Thursday, August 26, 2010

End of Neglect?

Over winter the garden has been a little neglected. This has been reflected in the lack of gardening content on this blog. Now winter is coming to a close but its last effects remain.

We’ve had only five rain free days this month (and eight last month) and our water tank has been continually full and overflowing. If only that overflow water could be saved until it could be put to good use in summer!

A 10,000 litre tank seemed to be a good size but it fills quickly with steady rain and empties equally quickly during dry spells. But what more can be done on land in town? Even if we could afford more tanks where would we put them?

I can only wonder what can be expected in summer. How quickly will the garden dry out again once the temperatures start rising? Will we go from one extreme to the other?

At the moment the veggie garden is starting to show a little promise. A bed of onions is coming along nicely, and for once my brassicas aren’t looking too bad. I’ve been growing most of my cabbages and broccoli under bird netting to prevent access by butterflies. Last year we had a lot of trouble with caterpillars. I’m confident that the netting will keep the butterflies out. The holes in the mesh are about 1cm in diameter.

I also have another bed with Kale, lettuces and more cabbage which will need to be netted soon. So far it’s been too cold for butterflies to cause a problem with more newly planted seedlings. The covered bed with more mature plants was established earlier while there were still a few butterflies around before the real cold of winter hit.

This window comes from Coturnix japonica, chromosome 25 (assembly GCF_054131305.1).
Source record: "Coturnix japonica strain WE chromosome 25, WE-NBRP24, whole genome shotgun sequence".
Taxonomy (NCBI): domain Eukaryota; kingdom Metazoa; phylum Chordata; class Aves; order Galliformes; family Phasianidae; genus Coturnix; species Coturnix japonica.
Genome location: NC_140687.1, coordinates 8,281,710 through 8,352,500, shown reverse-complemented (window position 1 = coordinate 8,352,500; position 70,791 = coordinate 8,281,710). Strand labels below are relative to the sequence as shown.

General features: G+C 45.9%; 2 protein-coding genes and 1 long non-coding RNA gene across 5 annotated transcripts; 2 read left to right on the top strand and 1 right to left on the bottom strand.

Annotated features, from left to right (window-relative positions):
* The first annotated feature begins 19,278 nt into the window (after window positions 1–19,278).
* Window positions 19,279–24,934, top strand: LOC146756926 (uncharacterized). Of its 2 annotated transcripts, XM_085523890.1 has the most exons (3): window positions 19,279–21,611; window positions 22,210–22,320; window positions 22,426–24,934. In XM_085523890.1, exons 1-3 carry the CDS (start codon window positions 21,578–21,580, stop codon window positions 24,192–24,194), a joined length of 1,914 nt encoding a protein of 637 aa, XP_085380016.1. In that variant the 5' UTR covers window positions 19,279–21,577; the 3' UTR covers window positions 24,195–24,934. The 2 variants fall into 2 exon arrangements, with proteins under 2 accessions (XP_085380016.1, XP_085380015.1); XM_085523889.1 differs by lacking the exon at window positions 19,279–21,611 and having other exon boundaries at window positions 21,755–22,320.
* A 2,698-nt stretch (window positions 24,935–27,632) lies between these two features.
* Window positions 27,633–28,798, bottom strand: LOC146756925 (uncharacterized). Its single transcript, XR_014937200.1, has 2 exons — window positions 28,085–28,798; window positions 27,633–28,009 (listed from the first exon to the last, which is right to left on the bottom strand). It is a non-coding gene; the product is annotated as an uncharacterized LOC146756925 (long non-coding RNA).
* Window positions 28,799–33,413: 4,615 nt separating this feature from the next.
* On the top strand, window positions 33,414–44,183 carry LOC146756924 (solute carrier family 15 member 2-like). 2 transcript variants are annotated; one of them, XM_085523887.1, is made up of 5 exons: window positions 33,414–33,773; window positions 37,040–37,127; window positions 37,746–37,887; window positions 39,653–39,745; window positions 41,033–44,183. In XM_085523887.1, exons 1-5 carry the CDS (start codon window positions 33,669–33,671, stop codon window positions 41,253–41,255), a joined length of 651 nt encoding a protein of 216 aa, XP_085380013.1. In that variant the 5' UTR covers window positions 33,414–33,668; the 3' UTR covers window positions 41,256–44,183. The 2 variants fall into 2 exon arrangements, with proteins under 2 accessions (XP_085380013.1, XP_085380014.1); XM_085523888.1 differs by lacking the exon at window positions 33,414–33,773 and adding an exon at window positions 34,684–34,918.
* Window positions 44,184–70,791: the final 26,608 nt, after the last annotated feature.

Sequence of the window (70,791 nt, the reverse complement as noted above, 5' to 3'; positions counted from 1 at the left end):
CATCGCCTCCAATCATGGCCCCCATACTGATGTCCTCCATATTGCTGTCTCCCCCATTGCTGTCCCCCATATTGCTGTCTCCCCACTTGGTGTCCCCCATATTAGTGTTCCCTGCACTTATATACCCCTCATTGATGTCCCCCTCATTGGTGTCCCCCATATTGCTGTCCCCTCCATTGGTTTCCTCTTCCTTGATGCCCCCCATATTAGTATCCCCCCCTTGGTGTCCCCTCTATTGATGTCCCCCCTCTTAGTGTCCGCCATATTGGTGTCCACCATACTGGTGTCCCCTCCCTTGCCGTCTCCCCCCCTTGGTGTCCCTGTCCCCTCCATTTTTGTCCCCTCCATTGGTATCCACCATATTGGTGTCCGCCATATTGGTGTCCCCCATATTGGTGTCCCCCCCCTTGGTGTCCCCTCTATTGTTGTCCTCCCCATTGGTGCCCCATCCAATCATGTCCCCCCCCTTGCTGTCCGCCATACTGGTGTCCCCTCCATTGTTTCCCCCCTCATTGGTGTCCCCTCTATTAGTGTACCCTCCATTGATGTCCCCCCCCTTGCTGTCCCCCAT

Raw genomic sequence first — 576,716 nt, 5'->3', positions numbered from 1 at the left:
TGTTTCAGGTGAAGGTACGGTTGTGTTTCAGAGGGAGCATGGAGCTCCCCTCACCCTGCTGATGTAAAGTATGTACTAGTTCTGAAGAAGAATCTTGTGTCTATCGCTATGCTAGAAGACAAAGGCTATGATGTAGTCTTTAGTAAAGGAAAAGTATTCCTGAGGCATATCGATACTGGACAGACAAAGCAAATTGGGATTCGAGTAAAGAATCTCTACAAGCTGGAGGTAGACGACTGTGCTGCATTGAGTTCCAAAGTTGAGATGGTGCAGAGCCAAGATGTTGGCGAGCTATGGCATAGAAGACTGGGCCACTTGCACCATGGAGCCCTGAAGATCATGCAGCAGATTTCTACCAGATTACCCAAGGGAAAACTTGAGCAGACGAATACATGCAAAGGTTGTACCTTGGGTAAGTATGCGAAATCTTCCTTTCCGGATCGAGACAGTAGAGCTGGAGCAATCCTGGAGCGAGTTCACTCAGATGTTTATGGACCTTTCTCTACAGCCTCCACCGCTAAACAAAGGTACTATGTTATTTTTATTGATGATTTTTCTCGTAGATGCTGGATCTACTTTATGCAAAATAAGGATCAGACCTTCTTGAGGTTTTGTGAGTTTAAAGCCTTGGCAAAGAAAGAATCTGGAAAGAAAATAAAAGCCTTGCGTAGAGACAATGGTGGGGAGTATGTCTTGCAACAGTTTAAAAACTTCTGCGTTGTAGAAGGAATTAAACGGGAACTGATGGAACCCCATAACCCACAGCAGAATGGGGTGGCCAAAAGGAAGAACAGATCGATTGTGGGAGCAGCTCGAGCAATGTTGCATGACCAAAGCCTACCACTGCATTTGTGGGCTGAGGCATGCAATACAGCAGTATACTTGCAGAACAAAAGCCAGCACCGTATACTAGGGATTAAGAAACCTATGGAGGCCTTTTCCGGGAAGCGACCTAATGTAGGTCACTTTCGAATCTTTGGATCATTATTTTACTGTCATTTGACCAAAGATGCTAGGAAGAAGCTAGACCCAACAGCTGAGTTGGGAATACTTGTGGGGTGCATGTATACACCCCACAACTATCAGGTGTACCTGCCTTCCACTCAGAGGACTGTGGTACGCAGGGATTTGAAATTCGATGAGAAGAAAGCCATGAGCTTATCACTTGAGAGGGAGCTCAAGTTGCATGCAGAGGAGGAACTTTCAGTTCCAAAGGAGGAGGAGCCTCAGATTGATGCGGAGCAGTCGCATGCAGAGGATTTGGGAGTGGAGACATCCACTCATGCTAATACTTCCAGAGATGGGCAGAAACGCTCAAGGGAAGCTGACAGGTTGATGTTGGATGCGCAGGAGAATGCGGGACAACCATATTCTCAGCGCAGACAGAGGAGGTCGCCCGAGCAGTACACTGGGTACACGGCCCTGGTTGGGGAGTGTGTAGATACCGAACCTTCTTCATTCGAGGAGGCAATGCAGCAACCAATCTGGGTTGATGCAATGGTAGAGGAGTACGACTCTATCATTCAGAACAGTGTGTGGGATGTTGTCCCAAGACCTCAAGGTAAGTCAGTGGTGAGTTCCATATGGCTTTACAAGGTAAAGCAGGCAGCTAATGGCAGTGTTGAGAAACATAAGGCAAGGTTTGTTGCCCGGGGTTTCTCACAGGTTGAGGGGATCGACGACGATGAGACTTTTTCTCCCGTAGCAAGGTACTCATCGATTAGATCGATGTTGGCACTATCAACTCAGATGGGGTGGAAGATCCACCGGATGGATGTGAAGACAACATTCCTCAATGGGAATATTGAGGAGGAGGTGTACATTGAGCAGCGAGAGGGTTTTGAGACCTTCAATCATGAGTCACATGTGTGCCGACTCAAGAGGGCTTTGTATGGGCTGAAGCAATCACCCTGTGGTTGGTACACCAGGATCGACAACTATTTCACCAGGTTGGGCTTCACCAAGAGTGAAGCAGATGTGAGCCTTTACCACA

This year’s crop of garlic is showing mixed results. I have Russian garlic going well and I also have Silverskins and Australian Whites. One of the latter two has been growing quite strangely (I don’t recall which one at the moment). It has sent up leaves like clumps of thick grass. Gloria told me that when she used that type of garlic in her cooking, each individual clove tended to disintegrate further into separate, thin little bulbs. I also found the same thing when I planted some of them. I’m not sure that I’ll grow that type again – even though they didn’t show that characteristic last year.

Another plant that is causing me some concern is the raspberry. I planted it last year and had no fruit at all over summer (which would probably be normal) but now it is sending suckers everywhere and little shoots are springing up a metre and a half away from the parent plant, even in my garlic bed having tunnelled under a small brick retaining wall.
I’ve decided to leave it alone for the next growing season, hoping to get enough fruit for it to repay the cost of purchase. Then after fruiting I’ll rip it out. Even so I’m sure it will be quite some time before we no longer have to deal with its offspring.

Earlier today I received an email to let me know two apple trees I’ve purchased have been mailed. I ordered a Fuji and a type I’d not previously heard of, a Winchester Pearmain. They are only small trees so will take a few years until they fruit. Hopefully they will eventually be productive enough to give us a decent crop of apples each year.

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